Dysarthria: Symptoms & Signs

  • Medical Author:
    Melissa Conrad Stöppler, MD

    Melissa Conrad Stöppler, MD, is a U.S. board-certified Anatomic Pathologist with subspecialty training in the fields of Experimental and Molecular Pathology. Dr. Stöppler's educational background includes a BA with Highest Distinction from the University of Virginia and an MD from the University of North Carolina. She completed residency training in Anatomic Pathology at Georgetown University followed by subspecialty fellowship training in molecular diagnostics and experimental pathology.

Medically Reviewed on 9/10/2019

Dysarthria is a condition in which there is poor control or loss of control of the muscles used in speech, resulting in slurred or unintelligible speech. Speech may also be unusually slow in people with dysarthria. Drooling and problems with eating are often associated with dysarthria. The symptoms of dysarthria vary from person to person and are dependent upon the underlying cause of the condition and its severity. Disorders of the brain and nervous system and injuries to the brain are common causes of dysarthria, including stroke or brain tumors. Other causes are conditions that affect the muscles of the face or tongue directly. Some kinds of medications may also lead to dysarthria as a side effect, such as antiseizure medications or narcotic pain medications.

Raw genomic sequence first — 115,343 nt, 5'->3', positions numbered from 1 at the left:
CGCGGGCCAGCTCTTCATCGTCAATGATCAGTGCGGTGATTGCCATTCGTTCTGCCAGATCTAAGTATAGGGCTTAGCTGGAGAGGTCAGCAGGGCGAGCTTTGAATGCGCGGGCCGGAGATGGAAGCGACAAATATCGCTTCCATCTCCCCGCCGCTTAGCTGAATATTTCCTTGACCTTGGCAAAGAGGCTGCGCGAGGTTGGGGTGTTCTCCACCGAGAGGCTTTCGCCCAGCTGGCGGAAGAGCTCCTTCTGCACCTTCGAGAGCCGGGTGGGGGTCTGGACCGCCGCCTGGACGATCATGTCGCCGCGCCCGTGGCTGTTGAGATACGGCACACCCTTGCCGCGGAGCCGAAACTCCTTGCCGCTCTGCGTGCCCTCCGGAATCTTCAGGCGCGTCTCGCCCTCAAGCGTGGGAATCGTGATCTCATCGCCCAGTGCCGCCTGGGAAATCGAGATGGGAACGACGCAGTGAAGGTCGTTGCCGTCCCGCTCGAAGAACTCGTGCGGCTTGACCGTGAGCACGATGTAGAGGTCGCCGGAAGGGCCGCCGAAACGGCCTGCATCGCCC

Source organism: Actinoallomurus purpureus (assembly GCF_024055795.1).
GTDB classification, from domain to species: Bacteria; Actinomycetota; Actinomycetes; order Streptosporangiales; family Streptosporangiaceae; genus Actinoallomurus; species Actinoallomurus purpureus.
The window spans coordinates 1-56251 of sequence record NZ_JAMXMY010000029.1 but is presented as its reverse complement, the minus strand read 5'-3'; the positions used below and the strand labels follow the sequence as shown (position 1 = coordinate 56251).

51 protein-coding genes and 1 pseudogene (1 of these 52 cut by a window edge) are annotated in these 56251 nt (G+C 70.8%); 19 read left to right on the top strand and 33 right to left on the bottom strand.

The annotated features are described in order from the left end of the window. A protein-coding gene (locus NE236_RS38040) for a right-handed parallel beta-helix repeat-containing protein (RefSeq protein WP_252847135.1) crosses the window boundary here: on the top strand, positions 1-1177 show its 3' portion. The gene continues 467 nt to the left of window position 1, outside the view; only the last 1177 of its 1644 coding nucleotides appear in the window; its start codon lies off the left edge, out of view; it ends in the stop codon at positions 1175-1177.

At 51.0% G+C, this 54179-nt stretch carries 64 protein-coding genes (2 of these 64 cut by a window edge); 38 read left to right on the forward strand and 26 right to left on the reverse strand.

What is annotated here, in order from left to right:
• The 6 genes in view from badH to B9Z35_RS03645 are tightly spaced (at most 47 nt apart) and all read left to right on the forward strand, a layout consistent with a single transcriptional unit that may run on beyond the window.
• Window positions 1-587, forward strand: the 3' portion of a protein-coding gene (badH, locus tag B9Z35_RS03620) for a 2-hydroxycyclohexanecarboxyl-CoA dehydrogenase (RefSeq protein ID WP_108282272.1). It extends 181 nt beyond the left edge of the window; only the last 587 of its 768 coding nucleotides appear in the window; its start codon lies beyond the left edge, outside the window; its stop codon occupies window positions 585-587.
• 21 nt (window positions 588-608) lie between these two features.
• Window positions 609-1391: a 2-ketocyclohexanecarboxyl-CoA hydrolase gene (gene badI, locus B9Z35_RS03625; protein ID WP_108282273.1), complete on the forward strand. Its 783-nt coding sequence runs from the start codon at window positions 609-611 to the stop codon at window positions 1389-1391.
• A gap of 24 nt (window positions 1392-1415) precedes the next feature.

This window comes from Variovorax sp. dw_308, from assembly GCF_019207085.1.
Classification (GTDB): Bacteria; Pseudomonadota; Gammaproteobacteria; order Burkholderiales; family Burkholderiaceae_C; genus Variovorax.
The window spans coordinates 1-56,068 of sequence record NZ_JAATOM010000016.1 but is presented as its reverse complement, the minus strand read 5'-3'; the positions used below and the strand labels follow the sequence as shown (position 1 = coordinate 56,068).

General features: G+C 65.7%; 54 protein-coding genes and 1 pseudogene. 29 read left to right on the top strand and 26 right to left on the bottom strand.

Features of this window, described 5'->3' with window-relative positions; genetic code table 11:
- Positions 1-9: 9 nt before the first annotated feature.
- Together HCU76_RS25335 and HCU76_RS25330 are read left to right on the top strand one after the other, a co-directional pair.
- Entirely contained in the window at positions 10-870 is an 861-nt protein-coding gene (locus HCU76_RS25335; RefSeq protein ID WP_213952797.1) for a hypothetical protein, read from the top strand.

Other causes of dysarthria

  • Alcohol Intoxication
  • Ataxic Dysarthria
  • Medications
  • Muscular Dystrophy
  • Poisoning
  • Poorly Fitting Dentures
  • Trauma
  • Wilson Disease

Kasper, D.L., et al., eds. Harrison's Principles of Internal Medicine, 19th Ed. United States: McGraw-Hill Education, 2015.

SLIDESHOW

Stroke Causes, Symptoms, and Recovery See Slideshow

Subscribe to MedicineNet's Heart Health Newsletter

By clicking "Submit," I agree to the MedicineNet Terms and Conditions and Privacy Policy. I also agree to receive emails from MedicineNet and I understand that I may opt out of MedicineNet subscriptions at any time.

Medically Reviewed on 9/10/2019
References
Kasper, D.L., et al., eds. Harrison's Principles of Internal Medicine, 19th Ed. United States: McGraw-Hill Education, 2015.
CONTINUE SCROLLING FOR RELATED SLIDESHOW